A Church Seeking Justice: The Challenge of Pope Francis to the Church in Canada
The Episcopal Commission for Justice and Peace of the Canadian Conference of Catholic Bishops (CCCB) published this document in October 2015. It asks us to initiate a discussion on how his teaching in this area of justice is challenging us here in Canada. The gospel certainly proclaims justice, “Whatever you did for the least of these brothers and sisters of mine, you did for me”. The Pope calls us to promote the integral development of the poor, working for access to education, health care, employment with a just wage, and on another level, working to eliminate the structural causes of poverty, yet without overlooking the small daily acts of solidarity which meet real needs of those we encounter.
The document focuses on three aspects of Catholic social teaching to which Pope Francis is giving significant attention: the dignity of the human person and work; teachings on war and peace; and ethical reflections on economics and political responsibility. Pope Francis has stressed that life is sacred and inviolable from conception to natural death, challenging moves towards the legalization of abortion and euthanasia in many countries, including Canada.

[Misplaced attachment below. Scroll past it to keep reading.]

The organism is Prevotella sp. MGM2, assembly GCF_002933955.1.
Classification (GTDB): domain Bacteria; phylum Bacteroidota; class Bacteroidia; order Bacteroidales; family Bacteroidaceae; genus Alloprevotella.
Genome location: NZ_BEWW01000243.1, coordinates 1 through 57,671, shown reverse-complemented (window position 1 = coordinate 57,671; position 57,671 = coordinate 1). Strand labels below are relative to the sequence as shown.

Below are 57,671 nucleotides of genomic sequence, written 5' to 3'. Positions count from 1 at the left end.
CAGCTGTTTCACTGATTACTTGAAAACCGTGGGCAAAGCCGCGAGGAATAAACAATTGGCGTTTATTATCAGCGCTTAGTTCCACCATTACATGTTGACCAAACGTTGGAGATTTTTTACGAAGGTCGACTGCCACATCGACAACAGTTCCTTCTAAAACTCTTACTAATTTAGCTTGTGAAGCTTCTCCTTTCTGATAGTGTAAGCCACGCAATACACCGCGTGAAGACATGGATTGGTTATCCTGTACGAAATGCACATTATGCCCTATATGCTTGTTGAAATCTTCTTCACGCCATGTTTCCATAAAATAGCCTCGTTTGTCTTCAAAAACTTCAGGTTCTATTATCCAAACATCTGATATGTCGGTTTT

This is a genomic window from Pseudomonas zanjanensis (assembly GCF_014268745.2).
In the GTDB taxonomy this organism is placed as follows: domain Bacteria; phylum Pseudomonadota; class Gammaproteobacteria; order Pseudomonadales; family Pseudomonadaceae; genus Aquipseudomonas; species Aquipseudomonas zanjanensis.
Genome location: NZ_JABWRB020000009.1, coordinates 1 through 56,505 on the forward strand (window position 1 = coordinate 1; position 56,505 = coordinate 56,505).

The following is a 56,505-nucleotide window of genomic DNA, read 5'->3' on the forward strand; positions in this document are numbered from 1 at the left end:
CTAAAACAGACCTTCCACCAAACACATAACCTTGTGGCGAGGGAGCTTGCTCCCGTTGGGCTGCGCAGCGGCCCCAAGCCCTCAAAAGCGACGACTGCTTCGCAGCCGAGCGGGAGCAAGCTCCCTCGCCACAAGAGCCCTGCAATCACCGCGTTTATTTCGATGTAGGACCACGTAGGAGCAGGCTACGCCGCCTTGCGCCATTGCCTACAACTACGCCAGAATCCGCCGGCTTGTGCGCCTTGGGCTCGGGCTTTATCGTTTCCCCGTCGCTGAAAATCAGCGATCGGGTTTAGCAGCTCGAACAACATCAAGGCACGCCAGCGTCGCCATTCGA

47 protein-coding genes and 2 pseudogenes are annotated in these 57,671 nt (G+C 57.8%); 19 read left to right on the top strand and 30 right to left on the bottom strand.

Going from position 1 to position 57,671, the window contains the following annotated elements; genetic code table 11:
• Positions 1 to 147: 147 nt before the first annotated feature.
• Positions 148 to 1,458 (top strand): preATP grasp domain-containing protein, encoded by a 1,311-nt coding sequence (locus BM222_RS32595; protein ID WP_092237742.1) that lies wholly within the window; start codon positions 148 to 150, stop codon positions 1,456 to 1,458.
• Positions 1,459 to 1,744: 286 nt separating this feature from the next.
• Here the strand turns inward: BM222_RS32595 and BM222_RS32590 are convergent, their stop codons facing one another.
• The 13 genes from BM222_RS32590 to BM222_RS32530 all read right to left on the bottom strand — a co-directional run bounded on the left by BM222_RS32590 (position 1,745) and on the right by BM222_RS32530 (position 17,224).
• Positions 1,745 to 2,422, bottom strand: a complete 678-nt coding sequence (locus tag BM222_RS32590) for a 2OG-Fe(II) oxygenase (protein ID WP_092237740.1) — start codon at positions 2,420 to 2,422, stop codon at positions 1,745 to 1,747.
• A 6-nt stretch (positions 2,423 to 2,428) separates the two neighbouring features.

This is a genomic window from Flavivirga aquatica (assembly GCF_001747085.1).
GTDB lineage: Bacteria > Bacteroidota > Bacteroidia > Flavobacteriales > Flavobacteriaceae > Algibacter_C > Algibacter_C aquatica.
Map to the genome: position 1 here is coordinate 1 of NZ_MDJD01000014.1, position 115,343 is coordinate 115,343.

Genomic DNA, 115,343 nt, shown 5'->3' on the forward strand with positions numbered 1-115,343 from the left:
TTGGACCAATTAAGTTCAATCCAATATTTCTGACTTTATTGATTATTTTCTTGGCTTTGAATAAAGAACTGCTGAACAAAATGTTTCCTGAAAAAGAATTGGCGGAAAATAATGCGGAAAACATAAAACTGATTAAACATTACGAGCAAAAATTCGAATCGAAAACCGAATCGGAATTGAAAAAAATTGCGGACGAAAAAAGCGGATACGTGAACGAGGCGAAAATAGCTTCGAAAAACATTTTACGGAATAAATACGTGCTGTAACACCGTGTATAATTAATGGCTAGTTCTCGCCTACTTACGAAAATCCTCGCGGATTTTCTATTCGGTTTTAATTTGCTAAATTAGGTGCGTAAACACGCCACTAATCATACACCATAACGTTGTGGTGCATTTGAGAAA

In terms of war, peace and violence, the Pope says that peace is built day by day…. It is not an industrial product, it is an artisanal product. It is crafted every day with our work, with our life, with our closeness. Peacemaking calls for the courage to say yes to encounter and no to conflict: yes to dialogue and no to violence: yes to negotiations and no to hostilities: yes to respect for agreements and no to acts of provocation: yes to sincerity and no to duplicity. All of this takes courage, it takes strength and tenacity.
The section on economics and social responsibility there is the reality that there is an economics of exclusion, isolation and poverty that creates a “throw-away culture” that “does so much harm to our world. Children are discarded, young people are discarded because they do not have work, and the elderly are discarded with the pretext to maintain a ‘balanced’ economic system, at the center of which is money, not the human person. We are all called to oppose this poisonous throw-away culture! What is needed is a new economic and political mindset, one suggested by Catholic social teaching and its attention to social-economic paradigms that would promote and enhance human dignity.
In the conclusion the Bishops of Canada indicate that the Holy Father has summoned us to challenge apathy with empathy, global indifference with a culture of encounter, complacency with an intelligent commitment to justice and the common good.